Not all prescription medications are deferred to Medicare Part D. Some medications are reimbursed under Medicare Part B. These medications include, but are not limited to, allergy shots, anti-cancer drugs, anti-nausea drugs, clotting factors, immunosuppressant drugs, IV infusions, nebulizer treatments, osteoporosis drugs, tube feeds, and certain vaccinations.

Under Medicare Part B, many of these drugs are reimbursed if they are supplied by and administered in a physician's office or hospital outpatient department. Due to the added costs in ordering, storing, and administering these medications for patient use, these sites have been allowed to charge Medicare beneficiaries as much as 6 percent more than the average sales price for each drug.

The FY 2019 budget proposal aims to put an end to Part B coverage of medications and to shift those medication costs to Part D. By moving Part B coverage into Part D, Medicare providers would no longer be responsible for managing medications in the office. Instead, the patient would fill a prescription and bring it to their doctor to administer. This would remove any economic incentive a provider may have in prescribing higher-priced medications. At the same time, it becomes more inconvenient for the patient to go through the extra steps.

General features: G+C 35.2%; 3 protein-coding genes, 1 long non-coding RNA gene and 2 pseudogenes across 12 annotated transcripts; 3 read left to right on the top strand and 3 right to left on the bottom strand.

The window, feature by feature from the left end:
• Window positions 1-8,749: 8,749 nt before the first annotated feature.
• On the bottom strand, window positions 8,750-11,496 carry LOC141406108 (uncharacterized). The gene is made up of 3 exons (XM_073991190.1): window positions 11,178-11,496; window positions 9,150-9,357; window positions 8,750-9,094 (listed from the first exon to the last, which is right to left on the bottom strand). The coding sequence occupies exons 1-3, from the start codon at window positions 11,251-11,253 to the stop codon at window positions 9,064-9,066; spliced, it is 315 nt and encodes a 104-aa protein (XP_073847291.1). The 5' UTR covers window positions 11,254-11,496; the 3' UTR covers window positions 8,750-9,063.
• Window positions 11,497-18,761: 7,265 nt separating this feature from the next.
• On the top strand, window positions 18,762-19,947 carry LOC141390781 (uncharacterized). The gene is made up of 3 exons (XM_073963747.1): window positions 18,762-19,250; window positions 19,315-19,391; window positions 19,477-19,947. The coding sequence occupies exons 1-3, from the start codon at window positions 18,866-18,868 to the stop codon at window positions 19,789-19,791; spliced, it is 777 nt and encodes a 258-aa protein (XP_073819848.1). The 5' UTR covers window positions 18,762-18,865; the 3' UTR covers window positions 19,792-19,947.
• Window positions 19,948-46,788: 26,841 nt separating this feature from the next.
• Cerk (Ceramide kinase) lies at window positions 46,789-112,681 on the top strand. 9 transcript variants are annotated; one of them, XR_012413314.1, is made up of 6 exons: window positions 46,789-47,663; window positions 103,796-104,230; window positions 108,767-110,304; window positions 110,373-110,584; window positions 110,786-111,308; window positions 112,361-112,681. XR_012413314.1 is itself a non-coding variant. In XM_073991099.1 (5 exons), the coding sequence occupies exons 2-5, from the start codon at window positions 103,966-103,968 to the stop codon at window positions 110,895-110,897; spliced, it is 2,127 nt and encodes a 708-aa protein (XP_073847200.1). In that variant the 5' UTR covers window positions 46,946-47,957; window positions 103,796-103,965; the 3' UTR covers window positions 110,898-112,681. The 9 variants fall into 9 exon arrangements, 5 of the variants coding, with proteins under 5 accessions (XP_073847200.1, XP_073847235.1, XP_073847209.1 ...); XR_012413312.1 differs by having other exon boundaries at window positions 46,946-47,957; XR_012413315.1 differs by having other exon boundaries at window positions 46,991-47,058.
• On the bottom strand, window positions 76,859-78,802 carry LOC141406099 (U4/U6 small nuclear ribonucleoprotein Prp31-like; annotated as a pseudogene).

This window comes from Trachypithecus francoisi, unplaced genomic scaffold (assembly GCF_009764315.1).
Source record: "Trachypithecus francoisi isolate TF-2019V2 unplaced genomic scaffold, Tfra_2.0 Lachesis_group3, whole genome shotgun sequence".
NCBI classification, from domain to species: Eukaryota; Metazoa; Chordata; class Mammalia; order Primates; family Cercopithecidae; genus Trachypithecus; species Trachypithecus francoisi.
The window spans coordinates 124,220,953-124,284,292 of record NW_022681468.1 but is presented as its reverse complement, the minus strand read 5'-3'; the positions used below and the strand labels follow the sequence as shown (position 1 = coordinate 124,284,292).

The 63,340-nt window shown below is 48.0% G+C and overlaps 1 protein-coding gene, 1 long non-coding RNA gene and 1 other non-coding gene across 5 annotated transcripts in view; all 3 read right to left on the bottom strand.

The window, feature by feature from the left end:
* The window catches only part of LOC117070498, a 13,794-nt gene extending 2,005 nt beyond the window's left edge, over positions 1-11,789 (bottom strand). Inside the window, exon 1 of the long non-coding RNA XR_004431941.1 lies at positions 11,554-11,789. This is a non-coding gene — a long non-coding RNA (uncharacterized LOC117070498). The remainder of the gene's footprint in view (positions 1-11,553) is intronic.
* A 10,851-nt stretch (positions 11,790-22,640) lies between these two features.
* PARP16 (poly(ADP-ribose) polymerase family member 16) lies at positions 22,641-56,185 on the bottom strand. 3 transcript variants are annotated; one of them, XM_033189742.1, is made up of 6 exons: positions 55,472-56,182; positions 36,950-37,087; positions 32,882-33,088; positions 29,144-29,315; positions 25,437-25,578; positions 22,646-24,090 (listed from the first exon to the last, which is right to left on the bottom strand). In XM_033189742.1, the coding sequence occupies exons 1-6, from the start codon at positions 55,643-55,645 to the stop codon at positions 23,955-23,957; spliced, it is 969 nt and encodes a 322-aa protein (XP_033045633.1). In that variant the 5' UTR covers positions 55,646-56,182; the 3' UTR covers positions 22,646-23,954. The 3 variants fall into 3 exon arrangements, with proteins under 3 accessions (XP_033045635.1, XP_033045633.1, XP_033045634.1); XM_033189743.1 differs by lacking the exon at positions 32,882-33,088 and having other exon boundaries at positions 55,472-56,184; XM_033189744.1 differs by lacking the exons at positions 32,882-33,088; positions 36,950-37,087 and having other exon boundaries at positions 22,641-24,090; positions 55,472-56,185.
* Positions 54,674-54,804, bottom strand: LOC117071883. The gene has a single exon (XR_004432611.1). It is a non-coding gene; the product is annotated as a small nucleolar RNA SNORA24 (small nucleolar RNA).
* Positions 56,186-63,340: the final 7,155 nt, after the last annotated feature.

Decreasing Prescription Drug Costs

Decreasing the cost of prescription medications has always been a high priority, and the FY 2019 budget places an emphasis on doing that. A white paper by the Council of Economic Advisers outlines several approaches, although it not yet clear which of these models the administration will pursue.

The white paper outright discourages government price setting. The GOP remains a strong believer in the free market. It also does not support importing less expensive drugs from abroad. The goal is to boost American businesses.

One approach is to make it easier for the FDA to expedite drug applications for generic medications or branded-medications that do not have an approved generic. In theory, this would increase competition in the marketplace and decrease costs.

Another approach is to improve the relationship between patients and the healthcare industry. Insurers could be required to share discounts they get from the pharmaceutical companies with patients. Restrictions could be lifted so that Medicare beneficiaries could take advantage of pharmaceutical vouchers.

The approach supported by President Trump would eliminate cost-sharing, i.e. copayments and deductibles, for people who have high prescription drug costs at $8,418 or more per year. Unfortunately, to balance out those costs, out-of-pocket expenses would increase for beneficiaries who do not meet that threshold.

A Word From Verywell

The FY 2019 budget proposal, if passed, would have both pros and cons for Medicare. While it could help to decrease prescription drug costs for some seniors (increasing it for others) and allow them to use health savings accounts, it would also cut funding for the Medicare program at large and worsen an already looming physician shortage.